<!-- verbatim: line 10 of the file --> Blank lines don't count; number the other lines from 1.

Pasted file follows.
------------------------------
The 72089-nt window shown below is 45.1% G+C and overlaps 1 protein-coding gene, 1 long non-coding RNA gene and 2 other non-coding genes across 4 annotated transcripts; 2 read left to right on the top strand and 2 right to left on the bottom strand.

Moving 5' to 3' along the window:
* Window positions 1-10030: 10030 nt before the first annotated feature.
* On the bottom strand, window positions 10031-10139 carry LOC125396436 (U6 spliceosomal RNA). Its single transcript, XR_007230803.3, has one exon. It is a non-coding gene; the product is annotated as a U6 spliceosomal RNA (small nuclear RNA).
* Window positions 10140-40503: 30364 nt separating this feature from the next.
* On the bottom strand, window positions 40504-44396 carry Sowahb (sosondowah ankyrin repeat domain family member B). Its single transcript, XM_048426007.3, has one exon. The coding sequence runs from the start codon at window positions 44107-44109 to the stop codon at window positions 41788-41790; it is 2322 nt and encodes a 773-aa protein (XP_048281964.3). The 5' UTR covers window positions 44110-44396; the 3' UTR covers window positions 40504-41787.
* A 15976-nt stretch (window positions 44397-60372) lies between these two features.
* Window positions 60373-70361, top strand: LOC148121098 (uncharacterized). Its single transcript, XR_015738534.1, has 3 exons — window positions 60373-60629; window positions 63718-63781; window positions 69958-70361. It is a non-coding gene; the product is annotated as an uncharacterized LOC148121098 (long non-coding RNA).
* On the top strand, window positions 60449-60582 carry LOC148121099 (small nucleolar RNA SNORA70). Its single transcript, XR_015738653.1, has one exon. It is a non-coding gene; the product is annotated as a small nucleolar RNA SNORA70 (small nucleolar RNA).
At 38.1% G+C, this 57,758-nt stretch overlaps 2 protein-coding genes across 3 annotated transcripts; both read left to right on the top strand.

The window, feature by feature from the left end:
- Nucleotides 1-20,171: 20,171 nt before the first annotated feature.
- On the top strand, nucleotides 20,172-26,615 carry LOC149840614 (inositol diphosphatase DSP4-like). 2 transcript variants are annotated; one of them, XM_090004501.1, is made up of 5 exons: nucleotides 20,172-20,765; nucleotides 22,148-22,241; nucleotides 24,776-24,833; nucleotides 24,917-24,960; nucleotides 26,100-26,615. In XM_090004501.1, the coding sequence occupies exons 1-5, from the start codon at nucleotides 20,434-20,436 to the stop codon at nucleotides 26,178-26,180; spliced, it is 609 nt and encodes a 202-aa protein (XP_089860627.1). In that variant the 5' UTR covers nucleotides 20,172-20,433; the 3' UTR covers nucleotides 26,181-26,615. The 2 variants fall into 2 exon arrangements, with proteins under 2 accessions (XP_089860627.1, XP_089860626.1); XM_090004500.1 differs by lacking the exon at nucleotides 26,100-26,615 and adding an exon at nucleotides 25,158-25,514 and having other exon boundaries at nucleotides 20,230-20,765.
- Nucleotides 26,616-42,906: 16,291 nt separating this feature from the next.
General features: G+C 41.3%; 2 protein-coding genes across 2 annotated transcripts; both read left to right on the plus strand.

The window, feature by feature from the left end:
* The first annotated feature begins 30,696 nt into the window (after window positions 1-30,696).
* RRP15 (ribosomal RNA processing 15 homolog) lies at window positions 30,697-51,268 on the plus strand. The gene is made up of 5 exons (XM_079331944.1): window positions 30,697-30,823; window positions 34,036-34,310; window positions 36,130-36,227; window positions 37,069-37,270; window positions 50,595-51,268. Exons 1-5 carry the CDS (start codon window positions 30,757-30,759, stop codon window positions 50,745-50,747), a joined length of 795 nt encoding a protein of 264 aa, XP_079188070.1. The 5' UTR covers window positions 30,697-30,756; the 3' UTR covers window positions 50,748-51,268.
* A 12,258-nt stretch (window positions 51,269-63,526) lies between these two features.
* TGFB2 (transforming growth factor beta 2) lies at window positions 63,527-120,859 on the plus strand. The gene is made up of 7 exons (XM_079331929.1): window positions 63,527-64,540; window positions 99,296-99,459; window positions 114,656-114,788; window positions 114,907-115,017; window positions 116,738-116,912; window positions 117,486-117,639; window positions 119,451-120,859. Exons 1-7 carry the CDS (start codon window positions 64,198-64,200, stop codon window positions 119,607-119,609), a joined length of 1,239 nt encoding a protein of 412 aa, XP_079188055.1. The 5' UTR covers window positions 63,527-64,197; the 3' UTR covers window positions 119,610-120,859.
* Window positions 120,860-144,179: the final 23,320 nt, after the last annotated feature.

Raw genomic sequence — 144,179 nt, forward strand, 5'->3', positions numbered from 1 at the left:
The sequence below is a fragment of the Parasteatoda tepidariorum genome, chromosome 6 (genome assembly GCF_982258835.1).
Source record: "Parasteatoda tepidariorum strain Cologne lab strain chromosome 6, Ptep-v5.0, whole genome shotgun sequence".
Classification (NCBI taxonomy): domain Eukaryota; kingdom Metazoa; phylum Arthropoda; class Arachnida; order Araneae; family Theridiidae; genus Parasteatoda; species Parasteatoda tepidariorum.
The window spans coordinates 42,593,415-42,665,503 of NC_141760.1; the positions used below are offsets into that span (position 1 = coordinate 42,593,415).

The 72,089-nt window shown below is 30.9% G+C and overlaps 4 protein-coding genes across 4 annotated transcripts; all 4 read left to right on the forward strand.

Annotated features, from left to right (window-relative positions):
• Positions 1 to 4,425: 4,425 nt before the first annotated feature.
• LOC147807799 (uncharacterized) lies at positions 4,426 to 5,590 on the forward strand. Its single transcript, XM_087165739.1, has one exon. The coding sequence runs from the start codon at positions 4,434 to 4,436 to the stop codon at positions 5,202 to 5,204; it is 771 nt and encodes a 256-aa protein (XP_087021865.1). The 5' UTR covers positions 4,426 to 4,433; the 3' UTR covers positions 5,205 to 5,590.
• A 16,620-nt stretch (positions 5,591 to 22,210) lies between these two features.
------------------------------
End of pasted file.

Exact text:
At 38.1% G+C, this 57,758-nt stretch overlaps 2 protein-coding genes across 3 annotated transcripts; both read left to right on the top strand.